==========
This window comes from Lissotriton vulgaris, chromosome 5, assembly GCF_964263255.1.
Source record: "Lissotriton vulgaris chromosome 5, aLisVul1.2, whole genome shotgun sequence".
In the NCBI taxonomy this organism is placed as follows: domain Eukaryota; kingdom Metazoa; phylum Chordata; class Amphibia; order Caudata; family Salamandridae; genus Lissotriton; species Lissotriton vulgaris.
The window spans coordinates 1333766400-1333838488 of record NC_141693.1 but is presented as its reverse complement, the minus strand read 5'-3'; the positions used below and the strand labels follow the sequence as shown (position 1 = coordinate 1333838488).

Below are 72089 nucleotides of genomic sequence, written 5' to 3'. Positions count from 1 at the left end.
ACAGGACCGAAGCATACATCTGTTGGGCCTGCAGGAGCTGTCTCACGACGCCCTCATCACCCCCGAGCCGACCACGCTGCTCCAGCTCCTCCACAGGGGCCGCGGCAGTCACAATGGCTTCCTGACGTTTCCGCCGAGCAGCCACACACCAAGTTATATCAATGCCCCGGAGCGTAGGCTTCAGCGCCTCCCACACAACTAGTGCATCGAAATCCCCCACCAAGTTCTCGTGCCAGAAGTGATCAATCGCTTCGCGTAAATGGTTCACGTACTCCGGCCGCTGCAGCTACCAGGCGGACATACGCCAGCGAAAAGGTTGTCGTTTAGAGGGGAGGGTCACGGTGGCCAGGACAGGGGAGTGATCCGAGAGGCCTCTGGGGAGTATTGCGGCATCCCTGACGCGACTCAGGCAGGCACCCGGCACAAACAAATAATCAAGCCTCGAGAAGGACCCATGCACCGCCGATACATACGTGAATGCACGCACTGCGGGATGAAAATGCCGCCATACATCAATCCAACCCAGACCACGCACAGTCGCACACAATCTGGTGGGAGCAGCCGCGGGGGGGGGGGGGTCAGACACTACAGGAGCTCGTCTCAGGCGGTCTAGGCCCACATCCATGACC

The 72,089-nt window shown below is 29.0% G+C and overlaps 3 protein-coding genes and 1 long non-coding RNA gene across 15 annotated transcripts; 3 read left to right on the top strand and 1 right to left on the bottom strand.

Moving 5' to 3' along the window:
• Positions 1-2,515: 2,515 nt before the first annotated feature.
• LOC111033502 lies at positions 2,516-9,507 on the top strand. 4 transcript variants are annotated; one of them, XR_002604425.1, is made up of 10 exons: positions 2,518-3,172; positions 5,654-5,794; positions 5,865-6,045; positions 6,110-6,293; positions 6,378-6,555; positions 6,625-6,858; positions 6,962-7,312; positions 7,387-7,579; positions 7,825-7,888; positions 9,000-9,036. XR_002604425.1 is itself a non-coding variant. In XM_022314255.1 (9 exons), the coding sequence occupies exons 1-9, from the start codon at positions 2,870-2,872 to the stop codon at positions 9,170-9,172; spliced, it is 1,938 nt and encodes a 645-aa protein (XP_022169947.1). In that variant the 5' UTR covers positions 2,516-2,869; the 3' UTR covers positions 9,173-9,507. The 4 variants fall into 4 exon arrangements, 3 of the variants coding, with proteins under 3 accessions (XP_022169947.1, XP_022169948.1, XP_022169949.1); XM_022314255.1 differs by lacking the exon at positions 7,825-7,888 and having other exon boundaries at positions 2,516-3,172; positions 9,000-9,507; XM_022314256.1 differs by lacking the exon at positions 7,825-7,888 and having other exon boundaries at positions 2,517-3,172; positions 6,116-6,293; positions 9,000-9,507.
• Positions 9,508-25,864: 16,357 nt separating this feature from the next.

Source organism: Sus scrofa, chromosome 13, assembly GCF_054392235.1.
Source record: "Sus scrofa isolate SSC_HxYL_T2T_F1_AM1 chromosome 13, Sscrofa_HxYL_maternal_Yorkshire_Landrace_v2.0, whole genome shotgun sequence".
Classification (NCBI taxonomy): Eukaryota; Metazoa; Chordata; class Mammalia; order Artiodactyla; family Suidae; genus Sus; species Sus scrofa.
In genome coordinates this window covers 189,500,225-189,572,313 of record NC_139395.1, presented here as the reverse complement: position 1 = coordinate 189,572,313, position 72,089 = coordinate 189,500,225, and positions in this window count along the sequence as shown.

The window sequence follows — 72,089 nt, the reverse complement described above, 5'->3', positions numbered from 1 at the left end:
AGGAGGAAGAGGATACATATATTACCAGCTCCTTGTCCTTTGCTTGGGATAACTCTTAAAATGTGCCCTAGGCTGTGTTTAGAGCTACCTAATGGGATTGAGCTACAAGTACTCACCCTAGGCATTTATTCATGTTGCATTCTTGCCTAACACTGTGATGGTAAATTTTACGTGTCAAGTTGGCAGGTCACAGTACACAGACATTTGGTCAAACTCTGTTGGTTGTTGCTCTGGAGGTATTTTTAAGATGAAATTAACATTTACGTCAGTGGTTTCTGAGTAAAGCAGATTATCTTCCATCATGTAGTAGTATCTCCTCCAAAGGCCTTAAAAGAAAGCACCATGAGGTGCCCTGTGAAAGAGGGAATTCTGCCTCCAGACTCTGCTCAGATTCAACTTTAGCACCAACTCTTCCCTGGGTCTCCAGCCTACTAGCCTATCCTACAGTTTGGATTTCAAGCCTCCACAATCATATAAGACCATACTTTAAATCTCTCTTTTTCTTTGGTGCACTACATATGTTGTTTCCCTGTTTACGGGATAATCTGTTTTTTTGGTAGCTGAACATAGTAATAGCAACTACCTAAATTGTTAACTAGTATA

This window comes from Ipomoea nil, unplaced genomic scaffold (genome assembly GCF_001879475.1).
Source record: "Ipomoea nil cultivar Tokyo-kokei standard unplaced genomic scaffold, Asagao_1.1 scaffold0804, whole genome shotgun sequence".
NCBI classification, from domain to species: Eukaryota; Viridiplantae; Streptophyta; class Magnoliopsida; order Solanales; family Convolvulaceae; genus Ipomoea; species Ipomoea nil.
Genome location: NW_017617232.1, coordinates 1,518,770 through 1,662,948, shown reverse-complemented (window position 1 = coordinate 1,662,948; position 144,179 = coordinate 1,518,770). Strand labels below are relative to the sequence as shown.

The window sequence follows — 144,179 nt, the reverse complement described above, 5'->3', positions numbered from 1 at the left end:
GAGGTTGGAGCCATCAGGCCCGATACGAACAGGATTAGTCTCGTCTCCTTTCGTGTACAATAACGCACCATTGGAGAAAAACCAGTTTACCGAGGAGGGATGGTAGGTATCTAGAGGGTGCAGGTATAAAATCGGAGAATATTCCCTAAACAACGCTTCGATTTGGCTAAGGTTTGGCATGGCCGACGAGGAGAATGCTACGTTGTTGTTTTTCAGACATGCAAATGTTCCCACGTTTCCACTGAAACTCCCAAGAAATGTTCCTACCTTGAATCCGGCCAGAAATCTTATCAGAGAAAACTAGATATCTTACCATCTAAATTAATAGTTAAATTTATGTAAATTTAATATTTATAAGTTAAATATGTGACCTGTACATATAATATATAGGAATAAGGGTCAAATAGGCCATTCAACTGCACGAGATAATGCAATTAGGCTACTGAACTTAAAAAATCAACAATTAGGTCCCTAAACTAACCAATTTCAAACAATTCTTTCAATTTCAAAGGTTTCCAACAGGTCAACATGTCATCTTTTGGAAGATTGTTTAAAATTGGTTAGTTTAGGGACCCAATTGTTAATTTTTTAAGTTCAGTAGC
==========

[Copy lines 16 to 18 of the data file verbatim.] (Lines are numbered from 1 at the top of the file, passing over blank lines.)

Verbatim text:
The window sequence follows — 72,089 nt, the reverse complement described above, 5'->3', positions numbered from 1 at the left end:
AGGAGGAAGAGGATACATATATTACCAGCTCCTTGTCCTTTGCTTGGGATAACTCTTAAAATGTGCCCTAGGCTGTGTTTAGAGCTACCTAATGGGATTGAGCTACAAGTACTCACCCTAGGCATTTATTCATGTTGCATTCTTGCCTAACACTGTGATGGTAAATTTTACGTGTCAAGTTGGCAGGTCACAGTACACAGACATTTGGTCAAACTCTGTTGGTTGTTGCTCTGGAGGTATTTTTAAGATGAAATTAACATTTACGTCAGTGGTTTCTGAGTAAAGCAGATTATCTTCCATCATGTAGTAGTATCTCCTCCAAAGGCCTTAAAAGAAAGCACCATGAGGTGCCCTGTGAAAGAGGGAATTCTGCCTCCAGACTCTGCTCAGATTCAACTTTAGCACCAACTCTTCCCTGGGTCTCCAGCCTACTAGCCTATCCTACAGTTTGGATTTCAAGCCTCCACAATCATATAAGACCATACTTTAAATCTCTCTTTTTCTTTGGTGCACTACATATGTTGTTTCCCTGTTTACGGGATAATCTGTTTTTTTGGTAGCTGAACATAGTAATAGCAACTACCTAAATTGTTAACTAGTATA

This window comes from Ipomoea nil, unplaced genomic scaffold (genome assembly GCF_001879475.1).